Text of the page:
News

PG&E to remove 280 trees in Mountain View

PG&E officials say they have identified about 280 trees in Mountain View that must be removed in order to clear the way for existing natural gas lines. About 50 of these trees have already been removed, they said.

The update on the tree removals comes after PG&E surveyed more than 1,000 trees along Mountain View's gas pipelines. Clearing obstructions away from these lines has been a priority ever since the 2010 San Bruno explosion, in which a leaking gas pipe sparked a deadly inferno in a suburban neighborhood.

Despite the public safety concerns, Mountain View residents were irritated when PG&E officials insisted that many of their backyard trees and sheds would need to be removed. It didn't help when homeowners were told they could face legal consequences if they resisted.

Following the backlash in Mountain View and other cities, the utility pledged to take a gentler approach. Last week, PG&E began removing nine trees, including two redwoods, from the 900 block of Middlefield Road.

In addition to about 220 trees on private land, PG&E officials say they are also working with the city of Mountain View to remove about 60 trees on public property.

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PG&E spokesman Jeff Smith said the utility is providing replacement trees for each one that is removed.

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PG&E to remove 280 trees in Mountain View

by / Mountain View Voice

Uploaded: Thu, Aug 30, 2018, 1:54 pm

PG&E officials say they have identified about 280 trees in Mountain View that must be removed in order to clear the way for existing natural gas lines. About 50 of these trees have already been removed, they said.

The update on the tree removals comes after PG&E surveyed more than 1,000 trees along Mountain View's gas pipelines. Clearing obstructions away from these lines has been a priority ever since the 2010 San Bruno explosion, in which a leaking gas pipe sparked a deadly inferno in a suburban neighborhood.

Despite the public safety concerns, Mountain View residents were irritated when PG&E officials insisted that many of their backyard trees and sheds would need to be removed. It didn't help when homeowners were told they could face legal consequences if they resisted.

Following the backlash in Mountain View and other cities, the utility pledged to take a gentler approach. Last week, PG&E began removing nine trees, including two redwoods, from the 900 block of Middlefield Road.

In addition to about 220 trees on private land, PG&E officials say they are also working with the city of Mountain View to remove about 60 trees on public property.

PG&E spokesman Jeff Smith said the utility is providing replacement trees for each one that is removed.

Comments

Dave Classick
Old Mountain View
on Aug 30, 2018 at 2:22 pm
Dave Classick, Old Mountain View
on Aug 30, 2018 at 2:22 pm

So, where is the pledge from PG&E to plant more trees, or perhaps move existing ones? These trees are valuable resources, not just for shade and carbon sequestration, but aesthetic of our beautiful city as well. I was born and raised here in MV, and the idea that a utility company can mow through and completely change the climate and livability of our city without equal and opposite improvement is quite concerning.

I appreciate them trying not to blow us up like san bruno, but this isnt a Dr Seuss book, and we dont have a Lorax.. Who will speak for these trees???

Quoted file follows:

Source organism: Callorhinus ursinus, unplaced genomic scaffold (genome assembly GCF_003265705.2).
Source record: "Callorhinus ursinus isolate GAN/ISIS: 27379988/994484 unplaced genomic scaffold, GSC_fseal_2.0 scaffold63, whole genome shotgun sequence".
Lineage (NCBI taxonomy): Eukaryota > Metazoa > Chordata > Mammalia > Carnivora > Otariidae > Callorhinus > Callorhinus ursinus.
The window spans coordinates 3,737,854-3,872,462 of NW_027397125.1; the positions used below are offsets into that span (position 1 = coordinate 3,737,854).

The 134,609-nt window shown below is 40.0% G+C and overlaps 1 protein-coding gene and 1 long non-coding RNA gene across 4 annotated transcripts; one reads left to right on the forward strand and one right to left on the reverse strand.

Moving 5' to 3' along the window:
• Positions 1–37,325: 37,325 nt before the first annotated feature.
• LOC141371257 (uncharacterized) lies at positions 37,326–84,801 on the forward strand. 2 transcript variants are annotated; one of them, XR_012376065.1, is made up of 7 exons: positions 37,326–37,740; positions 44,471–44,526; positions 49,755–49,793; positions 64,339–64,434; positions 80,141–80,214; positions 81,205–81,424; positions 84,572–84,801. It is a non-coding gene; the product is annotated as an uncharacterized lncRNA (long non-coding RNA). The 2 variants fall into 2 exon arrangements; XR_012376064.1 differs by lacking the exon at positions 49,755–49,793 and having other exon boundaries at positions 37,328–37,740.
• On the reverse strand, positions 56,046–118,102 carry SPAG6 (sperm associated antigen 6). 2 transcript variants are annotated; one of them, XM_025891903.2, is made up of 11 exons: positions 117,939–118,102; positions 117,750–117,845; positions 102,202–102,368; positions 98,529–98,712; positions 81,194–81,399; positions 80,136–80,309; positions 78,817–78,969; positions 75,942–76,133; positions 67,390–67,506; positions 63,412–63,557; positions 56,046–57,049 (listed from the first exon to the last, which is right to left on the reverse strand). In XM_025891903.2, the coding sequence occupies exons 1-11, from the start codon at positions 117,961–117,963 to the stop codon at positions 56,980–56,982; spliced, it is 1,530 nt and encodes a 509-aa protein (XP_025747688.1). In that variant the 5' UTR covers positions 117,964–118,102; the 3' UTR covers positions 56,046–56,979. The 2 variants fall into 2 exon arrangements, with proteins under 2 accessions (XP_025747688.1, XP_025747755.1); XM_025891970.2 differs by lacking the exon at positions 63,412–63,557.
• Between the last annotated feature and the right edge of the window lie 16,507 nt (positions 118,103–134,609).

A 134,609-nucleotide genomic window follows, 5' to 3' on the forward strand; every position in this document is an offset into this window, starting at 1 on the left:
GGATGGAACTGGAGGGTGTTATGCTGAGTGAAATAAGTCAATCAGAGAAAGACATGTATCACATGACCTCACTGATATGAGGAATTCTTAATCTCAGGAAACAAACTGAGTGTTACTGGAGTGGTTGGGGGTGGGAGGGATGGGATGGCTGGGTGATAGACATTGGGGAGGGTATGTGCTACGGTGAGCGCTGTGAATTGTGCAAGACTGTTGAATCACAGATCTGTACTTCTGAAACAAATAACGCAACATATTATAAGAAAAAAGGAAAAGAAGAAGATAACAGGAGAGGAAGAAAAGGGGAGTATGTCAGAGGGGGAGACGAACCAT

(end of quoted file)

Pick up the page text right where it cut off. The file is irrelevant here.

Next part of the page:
Bruce Karney
Old Mountain View
on Aug 30, 2018 at 2:53 pm
Bruce Karney, Old Mountain View
on Aug 30, 2018 at 2:53 pm

It would be valuable to have some context, such as knowing what fraction of Mountain View's trees these represent. I estimate there are at least 100,000 trees in our community of 80,000 residents. If so, the removal affects less than three-tenths of a percent of our trees. Unlike the previous commenter, I do not think this is enough to "completely change the climate and livability of our city." I sympathize with those who live next to the trees that will be removed, but I applaud PG&E's increased attention to safety. I recently drove through Santa Rosa where whole neighborhoods burned because of fires started (most likely) by PG&E's poor maintenance practices.


Oedipus McGillicuddy
North Whisman
on Aug 30, 2018 at 2:54 pm
Oedipus McGillicuddy, North Whisman
on Aug 30, 2018 at 2:54 pm

Trees are great. Trees reaching their roots into gas lines, not so great. Let the engineers do their work to keep our city safe from gas leaks and explosions. We can put trees in elsewhere ... even on the roofs of our buildings these days.


Duong
Cuesta Park
on Aug 30, 2018 at 3:01 pm
Duong, Cuesta Park
on Aug 30, 2018 at 3:01 pm

Less trees better during winter. No leaves to rake or blow.

Ginko trees the worse in my neighborhood.


Poppadop
Willowgate
on Aug 30, 2018 at 3:12 pm
Poppadop, Willowgate
on Aug 30, 2018 at 3:12 pm

Really, Duong? Your response to this important dialogue is to fret about having to rake or blow leaves? Perhaps you'd like to see the trees in your neighborhood removed in the fall, before the leaves fall, and then put back in early spring so you can enjoy the benefits for the next six months until the trees become inconvenient again?


Mark Noack
Registered user
Old Mountain View
on Aug 30, 2018 at 3:14 pm
Mark Noack, Old Mountain View
Registered user
on Aug 30, 2018 at 3:14 pm

@Bruce Carney

If I recall correctly, Mountain View has something in the area of 30,000 trees on public land, not counting private property. Last month, we wrote a story about the debate over the city's efforts to preserve its tree canopy:

Web Link


Michael Dawson
another community
on Aug 30, 2018 at 4:23 pm
Michael Dawson, another community
on Aug 30, 2018 at 4:23 pm

Mountain View residents, please take a look: www.savelafayettetrees.org.

There is NO reason for PG&E to take down these trees. Their claims for first responder access is disputed by our fire officials; nobody is going to enter a live leak area until the gas is shut off. Also, tree roots have never cause an accident at an underground transmission pipeline anywhere in the US in the last 20+ years.